The New York Public Library Lets You Download 180,000 Images in High Resolution: Historic Photographs, Maps, Letters & More


Most of us Open Cul­ture writ­ers and read­ers sure­ly grew up think­ing of the local pub­lic library as an end­less source of fas­ci­nat­ing things. But the New York Pub­lic Library’s col­lec­tions take that to a whole oth­er lev­el, and, so far, they’ve spent the age of the inter­net tak­ing it to a lev­el beyond that, dig­i­tiz­ing ever more of their fas­ci­nat­ing things and mak­ing them freely avail­able for all of our perusal (and even for use in our own work). Just in the past cou­ple of years, we’ve fea­tured their release of 20,000 high-res­o­lu­tion maps, 17,000 restau­rant menus, and lots of the­ater ephemera.

This week, The New York Pub­lic Library (NYPL) announced not only that their dig­i­tal col­lec­tion now con­tains over 180,000 items, but that they’ve made it pos­si­ble, “no per­mis­sion required, no hoops to jump through,” to down­load and use high-res­o­lu­tion images of all of them.


You’ll find on their site “more promi­nent down­load links and fil­ters high­light­ing restric­tion-free con­tent,” and, if you have techi­er inter­ests, “updates to the Dig­i­tal Col­lec­tions API enabling bulk use and analy­sis, as well as data exports and util­i­ties post­ed to NYPL’s GitHub account.” You might also con­sid­er apply­ing for the NYPL’s Remix Res­i­den­cy pro­gram, designed to fos­ter “trans­for­ma­tive and cre­ative uses of dig­i­tal col­lec­tions and data, and the pub­lic domain assets in par­tic­u­lar.”


And what do those assets include? Endur­ing pieces of Amer­i­can doc­u­men­tary art like the Farm Secu­ri­ty Admin­is­tra­tion pho­tographs tak­en dur­ing the Great Depres­sion by Dorothea Lange, Walk­er Evans, and Gor­don Parks. Lange’s shot of the Mid­way Dairy Coop­er­a­tive near San­ta Ana, Cal­i­for­nia appears at the top of the post. Arti­facts from the cre­ative process­es of such icons of Amer­i­can lit­er­a­ture as Hen­ry David Thore­auNathaniel Hawthorne, and Walt Whit­man, whose hand­writ­ten pref­ace to Spec­i­men Days you’ll find sec­ond from the top. The let­ters and oth­er papers of the Found­ing Fathers, includ­ing Thomas Jef­fer­son­’s list of books for a pri­vate library just above. And, of course, all those maps, like the 1868 Plan of New York and Brook­lyn just below.


These selec­tions make the NYPL’s dig­i­tal col­lec­tion seem strong­ly Amer­i­ca-focused, and to an extent it is, but apart from host­ing a rich repos­i­to­ry of the his­to­ry, art, and let­ters of the Unit­ed States, it also con­tains such fas­ci­nat­ing inter­na­tion­al mate­ri­als as medieval Euro­pean illu­mi­nat­ed man­u­scripts16th-cen­tu­ry hand­scrolls illus­trat­ing The Tale of Gen­ji, the first nov­el; and 19th-cen­tu­ry cyan­otypes of British algae by botanist and pho­tog­ra­ph­er Anna Atkins, the first per­son to pub­lish a book illus­trat­ed with pho­tos. You can start your own brows­ing on the NYPL Dig­i­tal Col­lec­tions front page, and if you do, you’ll soon find that some­thing else we knew about the library grow­ing up — what good places they make in which to get lost — holds even truer on the inter­net.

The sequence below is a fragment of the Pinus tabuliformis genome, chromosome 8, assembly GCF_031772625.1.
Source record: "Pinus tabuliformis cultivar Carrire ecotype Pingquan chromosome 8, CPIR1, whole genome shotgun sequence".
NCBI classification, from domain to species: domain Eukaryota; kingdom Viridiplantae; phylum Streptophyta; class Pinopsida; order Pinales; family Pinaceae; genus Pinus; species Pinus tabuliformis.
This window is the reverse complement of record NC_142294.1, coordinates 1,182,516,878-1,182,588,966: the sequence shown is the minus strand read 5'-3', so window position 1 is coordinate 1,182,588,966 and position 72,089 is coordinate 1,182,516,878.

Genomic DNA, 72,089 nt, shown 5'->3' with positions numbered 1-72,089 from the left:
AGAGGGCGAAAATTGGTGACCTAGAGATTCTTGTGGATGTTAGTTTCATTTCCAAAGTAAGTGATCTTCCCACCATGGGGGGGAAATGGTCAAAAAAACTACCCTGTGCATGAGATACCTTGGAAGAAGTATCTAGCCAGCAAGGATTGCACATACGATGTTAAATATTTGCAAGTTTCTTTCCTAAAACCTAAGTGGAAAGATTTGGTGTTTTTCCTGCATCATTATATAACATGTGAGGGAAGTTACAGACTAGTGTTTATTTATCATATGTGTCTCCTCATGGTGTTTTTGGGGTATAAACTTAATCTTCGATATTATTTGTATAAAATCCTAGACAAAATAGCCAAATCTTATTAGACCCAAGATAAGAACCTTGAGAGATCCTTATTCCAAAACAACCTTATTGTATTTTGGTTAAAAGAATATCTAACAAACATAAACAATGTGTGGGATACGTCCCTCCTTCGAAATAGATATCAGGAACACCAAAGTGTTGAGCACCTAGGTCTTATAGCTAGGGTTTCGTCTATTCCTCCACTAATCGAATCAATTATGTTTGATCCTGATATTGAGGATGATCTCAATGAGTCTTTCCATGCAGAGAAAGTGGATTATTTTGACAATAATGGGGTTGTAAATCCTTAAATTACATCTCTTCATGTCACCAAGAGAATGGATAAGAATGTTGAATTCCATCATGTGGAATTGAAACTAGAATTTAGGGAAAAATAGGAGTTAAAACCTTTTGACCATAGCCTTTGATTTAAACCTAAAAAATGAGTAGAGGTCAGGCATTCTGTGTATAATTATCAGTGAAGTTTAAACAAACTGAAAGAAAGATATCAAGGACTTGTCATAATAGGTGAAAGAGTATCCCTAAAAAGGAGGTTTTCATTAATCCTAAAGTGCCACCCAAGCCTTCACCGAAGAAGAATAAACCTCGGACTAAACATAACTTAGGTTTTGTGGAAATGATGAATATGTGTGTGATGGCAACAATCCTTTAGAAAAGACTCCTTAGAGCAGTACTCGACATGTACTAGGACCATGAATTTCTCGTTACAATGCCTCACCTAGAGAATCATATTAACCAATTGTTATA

Relat­ed Con­tent:

100,000+ Won­der­ful Pieces of The­ater Ephemera Dig­i­tized by The New York Pub­lic Library

Food­ie Alert: New York Pub­lic Library Presents an Archive of 17,000 Restau­rant Menus (1851–2008)

New York Pub­lic Library Puts 20,000 Hi-Res Maps Online & Makes Them Free to Down­load and Use

The British Library Puts 1,000,000 Images into the Pub­lic Domain, Mak­ing Them Free to Reuse & Remix

Based in Seoul, Col­in Mar­shall writes and broad­casts on cities and cul­ture. He’s at work on a book about Los Ange­les, A Los Ange­les Primer, the video series The City in Cin­e­ma, the crowd­fund­ed jour­nal­ism project Where Is the City of the Future?, and the Los Ange­les Review of Books’ Korea Blog. Fol­low him on Twit­ter at @colinmarshall or on Face­book.

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  • David Goodland says:

    Thank you New York Pub­lic Library. I vis­it­ed you 22 years ago, was utter­ly impressed then, and you still seem to be liv­ing up to your rep­u­ta­tion as an open source of his­tor­i­cal infor­ma­tion for every­one to use and enjoy. Con­grat­u­la­tions. David Good­land

  • Gary Sorin says:

    Real­ly appre­ci­ate this amaz­ing site.
    Thanks for all your hard work!

  • Nancy Record says:

    In my two plus years in NY, I spent many hours at the Main Library while doing research for two lit­tle books on the Dec Arts.
    I fond­ly remem­ber the pic­ture library made up of myr­i­ad box­es of pho­tos and news­pa­per and mag­a­zine clip­pings, orga­nized on top­ics such as ani­mals, birds, archi­tec­ture, etc. Each top­ic area had sub­sets. One could check out folios from the col­lec­tion to tak home, uti­lize and then returned for more.
    I for­get when, but remem­ber read­ing that the col­lec­tion had been dis­band­ed.
    Now this new fea­ture. I look for­ward to perus­ing the dig­i­tized ver­sion. Thank you.

  • Joyce roca says:

    Thank you N.Y. Pub­lic Library!!!!
    How inad­e­quate words!
    But. Thank You!

  • Dr S K Roy Chaudhary says:

    Very inspir­ing

  • Sharon says:

    It is won­der­ful for any bud­ding his­to­ri­an to have access to these items from any­where in the world. It was not that long ago that research was an extreme­ly expen­sive enter­prise.

  • Doroteo Arango A. says:

    I would love to vis­it your coun­try and enjoy these trea­sures. Sadly,I promised to myself nev­er set a foot on the land that destroyed my life, my coun­try and my fam­i­ly by orga­niz­ing the vio­lent over­throw of my coun­try’s gov­ern­ment.

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